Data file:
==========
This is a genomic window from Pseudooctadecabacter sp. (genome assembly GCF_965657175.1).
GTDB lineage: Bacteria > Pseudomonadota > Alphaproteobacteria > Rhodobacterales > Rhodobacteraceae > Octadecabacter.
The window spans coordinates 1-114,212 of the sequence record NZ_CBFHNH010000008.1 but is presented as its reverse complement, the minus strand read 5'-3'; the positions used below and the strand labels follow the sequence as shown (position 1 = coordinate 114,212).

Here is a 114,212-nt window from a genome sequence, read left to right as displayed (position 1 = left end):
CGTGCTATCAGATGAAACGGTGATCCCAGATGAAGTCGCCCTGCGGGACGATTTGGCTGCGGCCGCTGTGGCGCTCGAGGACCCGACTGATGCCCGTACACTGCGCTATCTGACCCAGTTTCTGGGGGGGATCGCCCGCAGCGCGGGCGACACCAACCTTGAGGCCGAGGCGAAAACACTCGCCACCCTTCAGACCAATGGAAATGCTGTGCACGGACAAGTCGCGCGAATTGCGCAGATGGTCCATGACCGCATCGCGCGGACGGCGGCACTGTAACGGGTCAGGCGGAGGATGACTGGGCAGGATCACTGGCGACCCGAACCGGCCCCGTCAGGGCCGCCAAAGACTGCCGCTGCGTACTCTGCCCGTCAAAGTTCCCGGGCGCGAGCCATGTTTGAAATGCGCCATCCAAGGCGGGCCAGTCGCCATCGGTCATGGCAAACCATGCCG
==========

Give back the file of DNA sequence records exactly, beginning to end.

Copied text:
This is a genomic window from Pseudooctadecabacter sp. (genome assembly GCF_965657175.1).
GTDB lineage: Bacteria > Pseudomonadota > Alphaproteobacteria > Rhodobacterales > Rhodobacteraceae > Octadecabacter.
The window spans coordinates 1-114,212 of the sequence record NZ_CBFHNH010000008.1 but is presented as its reverse complement, the minus strand read 5'-3'; the positions used below and the strand labels follow the sequence as shown (position 1 = coordinate 114,212).

Here is a 114,212-nt window from a genome sequence, read left to right as displayed (position 1 = left end):
CGTGCTATCAGATGAAACGGTGATCCCAGATGAAGTCGCCCTGCGGGACGATTTGGCTGCGGCCGCTGTGGCGCTCGAGGACCCGACTGATGCCCGTACACTGCGCTATCTGACCCAGTTTCTGGGGGGGATCGCCCGCAGCGCGGGCGACACCAACCTTGAGGCCGAGGCGAAAACACTCGCCACCCTTCAGACCAATGGAAATGCTGTGCACGGACAAGTCGCGCGAATTGCGCAGATGGTCCATGACCGCATCGCGCGGACGGCGGCACTGTAACGGGTCAGGCGGAGGATGACTGGGCAGGATCACTGGCGACCCGAACCGGCCCCGTCAGGGCCGCCAAAGACTGCCGCTGCGTACTCTGCCCGTCAAAGTTCCCGGGCGCGAGCCATGTTTGAAATGCGCCATCCAAGGCGGGCCAGTCGCCATCGGTCATGGCAAACCATGCCG